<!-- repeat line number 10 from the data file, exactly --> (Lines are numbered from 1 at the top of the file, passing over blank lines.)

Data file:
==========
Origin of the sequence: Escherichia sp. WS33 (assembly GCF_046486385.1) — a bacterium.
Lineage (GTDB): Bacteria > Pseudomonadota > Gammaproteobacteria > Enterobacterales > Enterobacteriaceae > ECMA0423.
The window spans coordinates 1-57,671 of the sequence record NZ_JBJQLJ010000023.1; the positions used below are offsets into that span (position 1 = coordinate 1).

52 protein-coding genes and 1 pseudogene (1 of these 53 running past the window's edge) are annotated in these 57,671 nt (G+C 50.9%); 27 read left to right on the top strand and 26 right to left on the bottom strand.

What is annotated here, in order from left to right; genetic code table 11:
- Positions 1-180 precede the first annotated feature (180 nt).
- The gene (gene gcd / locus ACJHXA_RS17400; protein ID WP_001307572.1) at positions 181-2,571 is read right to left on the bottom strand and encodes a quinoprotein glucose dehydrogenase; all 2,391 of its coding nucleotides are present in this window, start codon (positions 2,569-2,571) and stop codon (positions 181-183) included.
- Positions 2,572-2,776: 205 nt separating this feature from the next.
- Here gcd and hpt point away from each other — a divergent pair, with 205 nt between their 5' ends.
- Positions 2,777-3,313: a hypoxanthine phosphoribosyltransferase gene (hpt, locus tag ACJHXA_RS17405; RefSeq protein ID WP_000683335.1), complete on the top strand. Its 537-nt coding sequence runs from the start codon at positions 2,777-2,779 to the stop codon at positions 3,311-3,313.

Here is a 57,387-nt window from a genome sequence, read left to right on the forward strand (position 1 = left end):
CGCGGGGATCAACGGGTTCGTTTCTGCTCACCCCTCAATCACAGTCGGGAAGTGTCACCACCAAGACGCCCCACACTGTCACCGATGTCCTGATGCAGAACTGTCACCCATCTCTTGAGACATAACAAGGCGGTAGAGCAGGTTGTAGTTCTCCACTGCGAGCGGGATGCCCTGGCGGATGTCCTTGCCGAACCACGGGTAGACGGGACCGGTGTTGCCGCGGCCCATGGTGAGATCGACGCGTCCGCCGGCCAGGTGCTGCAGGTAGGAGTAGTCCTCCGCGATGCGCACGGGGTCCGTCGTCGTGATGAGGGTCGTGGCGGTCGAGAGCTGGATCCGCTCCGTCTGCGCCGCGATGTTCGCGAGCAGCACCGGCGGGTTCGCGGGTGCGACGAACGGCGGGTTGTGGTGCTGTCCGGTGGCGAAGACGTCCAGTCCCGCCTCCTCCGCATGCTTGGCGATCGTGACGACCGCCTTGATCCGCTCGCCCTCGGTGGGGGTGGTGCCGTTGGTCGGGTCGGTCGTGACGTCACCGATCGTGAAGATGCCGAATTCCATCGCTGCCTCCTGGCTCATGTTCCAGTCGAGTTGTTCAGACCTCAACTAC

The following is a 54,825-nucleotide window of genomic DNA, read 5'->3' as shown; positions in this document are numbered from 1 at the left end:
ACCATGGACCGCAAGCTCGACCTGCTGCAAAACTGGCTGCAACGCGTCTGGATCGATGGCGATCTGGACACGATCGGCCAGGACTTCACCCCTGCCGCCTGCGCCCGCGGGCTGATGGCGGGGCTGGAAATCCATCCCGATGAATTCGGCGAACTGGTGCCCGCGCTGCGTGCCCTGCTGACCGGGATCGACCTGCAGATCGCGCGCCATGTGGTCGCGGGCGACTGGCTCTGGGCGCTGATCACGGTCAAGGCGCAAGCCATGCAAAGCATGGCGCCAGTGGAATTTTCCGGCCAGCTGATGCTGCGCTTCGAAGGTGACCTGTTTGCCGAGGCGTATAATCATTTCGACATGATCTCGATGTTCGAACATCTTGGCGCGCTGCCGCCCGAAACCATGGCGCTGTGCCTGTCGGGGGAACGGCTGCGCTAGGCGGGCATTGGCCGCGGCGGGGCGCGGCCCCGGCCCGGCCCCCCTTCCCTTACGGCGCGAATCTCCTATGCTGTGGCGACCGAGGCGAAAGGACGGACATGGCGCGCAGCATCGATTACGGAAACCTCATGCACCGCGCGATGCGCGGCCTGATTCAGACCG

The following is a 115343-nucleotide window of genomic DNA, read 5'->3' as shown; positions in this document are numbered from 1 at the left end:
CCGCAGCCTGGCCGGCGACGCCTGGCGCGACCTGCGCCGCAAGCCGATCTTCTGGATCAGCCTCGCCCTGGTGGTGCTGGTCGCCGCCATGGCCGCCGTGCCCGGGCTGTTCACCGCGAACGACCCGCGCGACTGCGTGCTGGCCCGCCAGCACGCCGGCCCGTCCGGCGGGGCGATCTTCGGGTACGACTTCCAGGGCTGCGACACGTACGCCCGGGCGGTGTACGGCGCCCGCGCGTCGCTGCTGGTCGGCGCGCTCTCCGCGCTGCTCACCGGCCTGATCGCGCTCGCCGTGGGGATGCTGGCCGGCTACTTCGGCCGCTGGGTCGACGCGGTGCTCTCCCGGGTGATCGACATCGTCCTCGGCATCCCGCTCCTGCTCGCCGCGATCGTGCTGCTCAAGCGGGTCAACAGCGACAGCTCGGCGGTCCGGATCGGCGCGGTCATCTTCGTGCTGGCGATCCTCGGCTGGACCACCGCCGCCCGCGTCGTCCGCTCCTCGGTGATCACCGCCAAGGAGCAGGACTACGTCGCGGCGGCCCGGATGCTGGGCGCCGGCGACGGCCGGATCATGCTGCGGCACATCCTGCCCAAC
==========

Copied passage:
- Positions 2,777-3,313: a hypoxanthine phosphoribosyltransferase gene (hpt, locus tag ACJHXA_RS17405; RefSeq protein ID WP_000683335.1), complete on the top strand. Its 537-nt coding sequence runs from the start codon at positions 2,777-2,779 to the stop codon at positions 3,311-3,313.